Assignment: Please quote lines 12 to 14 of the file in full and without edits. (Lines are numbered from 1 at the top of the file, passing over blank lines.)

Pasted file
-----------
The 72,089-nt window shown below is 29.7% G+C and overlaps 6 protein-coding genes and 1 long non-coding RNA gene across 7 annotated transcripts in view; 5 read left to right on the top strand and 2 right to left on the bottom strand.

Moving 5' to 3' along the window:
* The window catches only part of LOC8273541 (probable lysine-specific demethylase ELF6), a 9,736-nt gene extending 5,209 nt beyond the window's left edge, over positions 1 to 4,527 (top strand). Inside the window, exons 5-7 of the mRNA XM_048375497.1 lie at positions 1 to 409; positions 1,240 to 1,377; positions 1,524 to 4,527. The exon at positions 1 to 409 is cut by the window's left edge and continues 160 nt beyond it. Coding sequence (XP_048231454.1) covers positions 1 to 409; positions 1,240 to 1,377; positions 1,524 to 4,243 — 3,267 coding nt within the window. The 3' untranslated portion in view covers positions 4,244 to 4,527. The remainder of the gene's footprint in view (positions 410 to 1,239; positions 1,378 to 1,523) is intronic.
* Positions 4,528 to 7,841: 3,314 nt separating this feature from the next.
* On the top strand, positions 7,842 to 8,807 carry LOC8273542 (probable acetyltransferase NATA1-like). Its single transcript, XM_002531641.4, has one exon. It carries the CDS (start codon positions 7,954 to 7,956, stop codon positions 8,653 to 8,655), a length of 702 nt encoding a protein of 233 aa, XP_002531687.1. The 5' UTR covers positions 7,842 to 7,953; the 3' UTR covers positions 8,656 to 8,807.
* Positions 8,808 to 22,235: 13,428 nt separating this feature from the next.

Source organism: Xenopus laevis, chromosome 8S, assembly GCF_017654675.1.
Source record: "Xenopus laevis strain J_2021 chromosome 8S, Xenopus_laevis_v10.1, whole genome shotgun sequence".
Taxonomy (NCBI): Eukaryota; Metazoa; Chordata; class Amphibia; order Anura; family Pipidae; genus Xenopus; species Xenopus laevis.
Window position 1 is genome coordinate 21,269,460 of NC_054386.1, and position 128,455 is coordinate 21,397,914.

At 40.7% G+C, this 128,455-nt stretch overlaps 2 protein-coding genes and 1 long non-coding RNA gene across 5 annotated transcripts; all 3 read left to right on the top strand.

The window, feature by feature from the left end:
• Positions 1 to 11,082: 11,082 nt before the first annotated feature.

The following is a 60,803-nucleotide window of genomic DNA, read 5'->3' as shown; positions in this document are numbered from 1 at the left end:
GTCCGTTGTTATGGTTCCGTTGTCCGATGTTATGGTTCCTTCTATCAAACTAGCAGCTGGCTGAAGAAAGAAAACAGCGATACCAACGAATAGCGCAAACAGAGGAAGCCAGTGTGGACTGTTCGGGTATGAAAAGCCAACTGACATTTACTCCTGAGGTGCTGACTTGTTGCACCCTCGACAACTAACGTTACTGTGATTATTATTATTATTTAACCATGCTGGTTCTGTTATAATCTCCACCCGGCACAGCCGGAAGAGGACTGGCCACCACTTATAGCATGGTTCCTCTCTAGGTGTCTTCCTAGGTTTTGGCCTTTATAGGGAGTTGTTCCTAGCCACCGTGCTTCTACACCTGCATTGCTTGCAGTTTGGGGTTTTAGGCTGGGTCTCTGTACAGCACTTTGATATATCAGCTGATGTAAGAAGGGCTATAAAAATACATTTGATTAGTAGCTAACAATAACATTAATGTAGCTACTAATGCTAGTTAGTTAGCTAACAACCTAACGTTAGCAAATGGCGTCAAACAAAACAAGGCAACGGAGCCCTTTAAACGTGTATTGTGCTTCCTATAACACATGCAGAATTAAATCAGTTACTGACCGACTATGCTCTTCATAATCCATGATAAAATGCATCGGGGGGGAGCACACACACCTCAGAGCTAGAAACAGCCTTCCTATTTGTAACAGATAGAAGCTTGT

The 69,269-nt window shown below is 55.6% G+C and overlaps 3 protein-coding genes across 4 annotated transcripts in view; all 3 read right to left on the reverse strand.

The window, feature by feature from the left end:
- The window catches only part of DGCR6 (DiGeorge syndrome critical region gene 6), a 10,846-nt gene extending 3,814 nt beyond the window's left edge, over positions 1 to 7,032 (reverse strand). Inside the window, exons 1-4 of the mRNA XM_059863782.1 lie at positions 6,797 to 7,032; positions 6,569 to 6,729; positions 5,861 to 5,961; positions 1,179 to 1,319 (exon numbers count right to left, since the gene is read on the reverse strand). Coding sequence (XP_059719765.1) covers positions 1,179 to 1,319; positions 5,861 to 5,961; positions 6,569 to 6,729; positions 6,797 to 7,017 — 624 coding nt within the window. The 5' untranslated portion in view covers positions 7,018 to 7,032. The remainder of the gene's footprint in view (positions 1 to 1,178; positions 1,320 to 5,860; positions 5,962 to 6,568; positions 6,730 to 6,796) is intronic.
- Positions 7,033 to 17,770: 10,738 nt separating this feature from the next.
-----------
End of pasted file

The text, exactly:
The window, feature by feature from the left end:
• Positions 1 to 11,082: 11,082 nt before the first annotated feature.

The following is a 60,803-nucleotide window of genomic DNA, read 5'->3' as shown; positions in this document are numbered from 1 at the left end: